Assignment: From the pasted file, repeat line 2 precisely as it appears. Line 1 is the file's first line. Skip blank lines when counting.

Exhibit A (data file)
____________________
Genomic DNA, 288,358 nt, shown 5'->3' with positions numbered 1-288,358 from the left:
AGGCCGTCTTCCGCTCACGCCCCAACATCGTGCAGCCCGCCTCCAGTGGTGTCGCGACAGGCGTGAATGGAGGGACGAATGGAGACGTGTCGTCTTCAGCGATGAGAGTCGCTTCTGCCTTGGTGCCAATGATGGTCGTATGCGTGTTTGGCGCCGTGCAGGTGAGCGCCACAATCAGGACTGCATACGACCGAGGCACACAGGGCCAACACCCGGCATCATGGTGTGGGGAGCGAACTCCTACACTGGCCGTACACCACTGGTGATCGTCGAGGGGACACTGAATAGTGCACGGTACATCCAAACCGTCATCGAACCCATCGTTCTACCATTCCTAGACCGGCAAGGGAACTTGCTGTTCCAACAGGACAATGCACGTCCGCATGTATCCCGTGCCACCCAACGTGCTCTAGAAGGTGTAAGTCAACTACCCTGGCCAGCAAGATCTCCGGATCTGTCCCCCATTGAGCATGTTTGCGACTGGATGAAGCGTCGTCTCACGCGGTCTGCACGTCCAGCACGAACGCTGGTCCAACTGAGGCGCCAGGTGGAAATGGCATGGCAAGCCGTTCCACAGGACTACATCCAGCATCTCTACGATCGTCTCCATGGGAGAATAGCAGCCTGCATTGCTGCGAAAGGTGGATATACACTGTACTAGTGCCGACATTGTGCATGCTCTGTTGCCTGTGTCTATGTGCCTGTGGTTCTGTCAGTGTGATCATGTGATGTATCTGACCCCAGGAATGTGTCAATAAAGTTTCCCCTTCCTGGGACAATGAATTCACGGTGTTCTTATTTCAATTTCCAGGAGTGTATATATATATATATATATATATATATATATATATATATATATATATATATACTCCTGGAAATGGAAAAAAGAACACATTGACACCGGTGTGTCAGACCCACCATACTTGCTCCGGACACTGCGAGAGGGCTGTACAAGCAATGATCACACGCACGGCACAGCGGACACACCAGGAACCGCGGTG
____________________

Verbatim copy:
AGGCCGTCTTCCGCTCACGCCCCAACATCGTGCAGCCCGCCTCCAGTGGTGTCGCGACAGGCGTGAATGGAGGGACGAATGGAGACGTGTCGTCTTCAGCGATGAGAGTCGCTTCTGCCTTGGTGCCAATGATGGTCGTATGCGTGTTTGGCGCCGTGCAGGTGAGCGCCACAATCAGGACTGCATACGACCGAGGCACACAGGGCCAACACCCGGCATCATGGTGTGGGGAGCGAACTCCTACACTGGCCGTACACCACTGGTGATCGTCGAGGGGACACTGAATAGTGCACGGTACATCCAAACCGTCATCGAACCCATCGTTCTACCATTCCTAGACCGGCAAGGGAACTTGCTGTTCCAACAGGACAATGCACGTCCGCATGTATCCCGTGCCACCCAACGTGCTCTAGAAGGTGTAAGTCAACTACCCTGGCCAGCAAGATCTCCGGATCTGTCCCCCATTGAGCATGTTTGCGACTGGATGAAGCGTCGTCTCACGCGGTCTGCACGTCCAGCACGAACGCTGGTCCAACTGAGGCGCCAGGTGGAAATGGCATGGCAAGCCGTTCCACAGGACTACATCCAGCATCTCTACGATCGTCTCCATGGGAGAATAGCAGCCTGCATTGCTGCGAAAGGTGGATATACACTGTACTAGTGCCGACATTGTGCATGCTCTGTTGCCTGTGTCTATGTGCCTGTGGTTCTGTCAGTGTGATCATGTGATGTATCTGACCCCAGGAATGTGTCAATAAAGTTTCCCCTTCCTGGGACAATGAATTCACGGTGTTCTTATTTCAATTTCCAGGAGTGTATATATATATATATATATATATATATATATATATATATATATATATATATACTCCTGGAAATGGAAAAAAGAACACATTGACACCGGTGTGTCAGACCCACCATACTTGCTCCGGACACTGCGAGAGGGCTGTACAAGCAATGATCACACGCACGGCACAGCGGACACACCAGGAACCGCGGTG